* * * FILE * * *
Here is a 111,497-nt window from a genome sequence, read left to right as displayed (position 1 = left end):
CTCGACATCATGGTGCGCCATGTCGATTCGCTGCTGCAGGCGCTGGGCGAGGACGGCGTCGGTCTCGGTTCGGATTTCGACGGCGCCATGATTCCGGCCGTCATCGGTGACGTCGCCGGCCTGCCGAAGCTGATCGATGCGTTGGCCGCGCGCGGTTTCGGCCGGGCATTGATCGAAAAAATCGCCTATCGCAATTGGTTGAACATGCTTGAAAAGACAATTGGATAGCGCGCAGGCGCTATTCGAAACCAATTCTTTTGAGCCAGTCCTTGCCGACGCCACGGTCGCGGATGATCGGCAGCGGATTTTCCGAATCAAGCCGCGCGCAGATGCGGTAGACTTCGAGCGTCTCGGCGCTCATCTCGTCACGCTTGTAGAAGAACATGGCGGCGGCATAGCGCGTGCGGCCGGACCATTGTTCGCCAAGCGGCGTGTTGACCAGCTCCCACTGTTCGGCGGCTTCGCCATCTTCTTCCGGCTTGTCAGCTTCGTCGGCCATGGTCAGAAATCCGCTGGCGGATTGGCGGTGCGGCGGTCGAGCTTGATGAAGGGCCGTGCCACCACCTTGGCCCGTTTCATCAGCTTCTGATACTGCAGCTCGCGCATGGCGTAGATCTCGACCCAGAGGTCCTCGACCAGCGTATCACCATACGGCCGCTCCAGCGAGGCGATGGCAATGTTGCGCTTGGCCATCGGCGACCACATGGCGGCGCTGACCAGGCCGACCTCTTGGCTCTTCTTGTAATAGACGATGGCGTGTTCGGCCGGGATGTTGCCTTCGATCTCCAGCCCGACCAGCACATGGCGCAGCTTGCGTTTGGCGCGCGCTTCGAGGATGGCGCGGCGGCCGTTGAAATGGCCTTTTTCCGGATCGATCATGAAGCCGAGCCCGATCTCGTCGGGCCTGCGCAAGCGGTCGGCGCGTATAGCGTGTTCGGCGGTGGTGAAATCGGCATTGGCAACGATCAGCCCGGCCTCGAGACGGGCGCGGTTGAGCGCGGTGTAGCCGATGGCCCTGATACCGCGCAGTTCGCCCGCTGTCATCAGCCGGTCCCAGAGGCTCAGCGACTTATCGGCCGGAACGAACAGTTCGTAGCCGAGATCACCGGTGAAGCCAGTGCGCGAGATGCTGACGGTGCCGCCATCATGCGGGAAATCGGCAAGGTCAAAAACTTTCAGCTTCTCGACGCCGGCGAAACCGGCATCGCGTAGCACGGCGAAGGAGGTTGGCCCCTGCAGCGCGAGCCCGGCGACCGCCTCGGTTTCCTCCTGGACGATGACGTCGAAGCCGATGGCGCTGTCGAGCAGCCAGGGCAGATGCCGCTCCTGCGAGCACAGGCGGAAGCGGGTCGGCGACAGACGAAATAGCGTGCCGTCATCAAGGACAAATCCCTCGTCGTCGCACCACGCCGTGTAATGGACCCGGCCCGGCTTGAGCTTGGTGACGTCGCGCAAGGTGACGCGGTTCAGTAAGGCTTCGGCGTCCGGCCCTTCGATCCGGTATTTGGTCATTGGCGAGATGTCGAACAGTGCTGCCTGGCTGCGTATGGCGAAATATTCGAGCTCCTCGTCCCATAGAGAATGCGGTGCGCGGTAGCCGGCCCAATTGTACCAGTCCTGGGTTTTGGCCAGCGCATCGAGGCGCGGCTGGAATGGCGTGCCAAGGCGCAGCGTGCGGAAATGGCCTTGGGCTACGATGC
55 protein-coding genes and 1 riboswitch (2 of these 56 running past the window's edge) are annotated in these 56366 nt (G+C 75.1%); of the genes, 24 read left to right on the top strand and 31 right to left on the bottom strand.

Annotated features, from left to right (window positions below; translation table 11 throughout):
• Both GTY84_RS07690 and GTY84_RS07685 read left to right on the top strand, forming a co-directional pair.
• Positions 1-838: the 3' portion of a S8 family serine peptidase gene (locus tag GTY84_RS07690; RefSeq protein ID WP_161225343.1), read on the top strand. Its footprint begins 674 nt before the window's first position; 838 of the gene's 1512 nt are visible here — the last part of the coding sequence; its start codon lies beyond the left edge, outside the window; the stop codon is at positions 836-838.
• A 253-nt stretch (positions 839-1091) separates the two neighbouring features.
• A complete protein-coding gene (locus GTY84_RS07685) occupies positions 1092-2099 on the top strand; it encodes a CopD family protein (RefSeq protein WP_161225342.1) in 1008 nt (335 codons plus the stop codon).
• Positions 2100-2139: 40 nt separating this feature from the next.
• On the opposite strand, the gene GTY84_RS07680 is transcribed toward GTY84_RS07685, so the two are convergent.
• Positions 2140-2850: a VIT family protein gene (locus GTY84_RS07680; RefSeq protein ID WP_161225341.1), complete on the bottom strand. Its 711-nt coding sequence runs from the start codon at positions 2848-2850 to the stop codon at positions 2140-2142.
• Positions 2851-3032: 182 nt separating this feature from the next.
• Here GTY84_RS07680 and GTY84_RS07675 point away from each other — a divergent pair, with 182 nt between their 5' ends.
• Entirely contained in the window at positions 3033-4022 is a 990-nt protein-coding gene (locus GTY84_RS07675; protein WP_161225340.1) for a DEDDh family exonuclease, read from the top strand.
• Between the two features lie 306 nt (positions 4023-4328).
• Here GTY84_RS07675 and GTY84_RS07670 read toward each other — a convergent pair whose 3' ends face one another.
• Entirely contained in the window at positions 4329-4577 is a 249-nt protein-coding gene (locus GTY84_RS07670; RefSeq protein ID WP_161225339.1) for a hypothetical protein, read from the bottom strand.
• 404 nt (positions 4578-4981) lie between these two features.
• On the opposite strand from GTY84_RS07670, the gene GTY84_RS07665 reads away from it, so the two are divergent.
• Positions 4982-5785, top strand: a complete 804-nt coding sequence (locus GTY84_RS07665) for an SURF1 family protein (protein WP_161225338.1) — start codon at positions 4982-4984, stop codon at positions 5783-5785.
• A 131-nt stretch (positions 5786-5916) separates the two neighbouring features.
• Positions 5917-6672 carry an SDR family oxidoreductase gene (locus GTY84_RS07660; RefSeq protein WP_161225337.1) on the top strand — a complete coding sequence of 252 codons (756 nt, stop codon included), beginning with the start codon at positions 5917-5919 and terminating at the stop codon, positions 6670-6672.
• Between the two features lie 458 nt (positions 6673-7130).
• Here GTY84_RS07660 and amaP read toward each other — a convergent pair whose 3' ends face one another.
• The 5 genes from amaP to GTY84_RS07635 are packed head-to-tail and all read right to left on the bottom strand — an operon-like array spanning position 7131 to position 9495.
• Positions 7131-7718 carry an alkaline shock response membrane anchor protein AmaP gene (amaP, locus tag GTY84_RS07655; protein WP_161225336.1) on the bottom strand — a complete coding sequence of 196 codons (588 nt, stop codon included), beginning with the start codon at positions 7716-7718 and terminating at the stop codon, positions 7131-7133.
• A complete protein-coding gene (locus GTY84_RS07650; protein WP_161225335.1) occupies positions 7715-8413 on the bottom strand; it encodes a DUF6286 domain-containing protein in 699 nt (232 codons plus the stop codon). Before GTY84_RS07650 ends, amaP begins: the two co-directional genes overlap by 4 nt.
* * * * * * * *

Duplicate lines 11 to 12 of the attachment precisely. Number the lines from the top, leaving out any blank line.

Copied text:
• Positions 2140-2850: a VIT family protein gene (locus GTY84_RS07680; RefSeq protein ID WP_161225341.1), complete on the bottom strand. Its 711-nt coding sequence runs from the start codon at positions 2848-2850 to the stop codon at positions 2140-2142.
• Positions 2851-3032: 182 nt separating this feature from the next.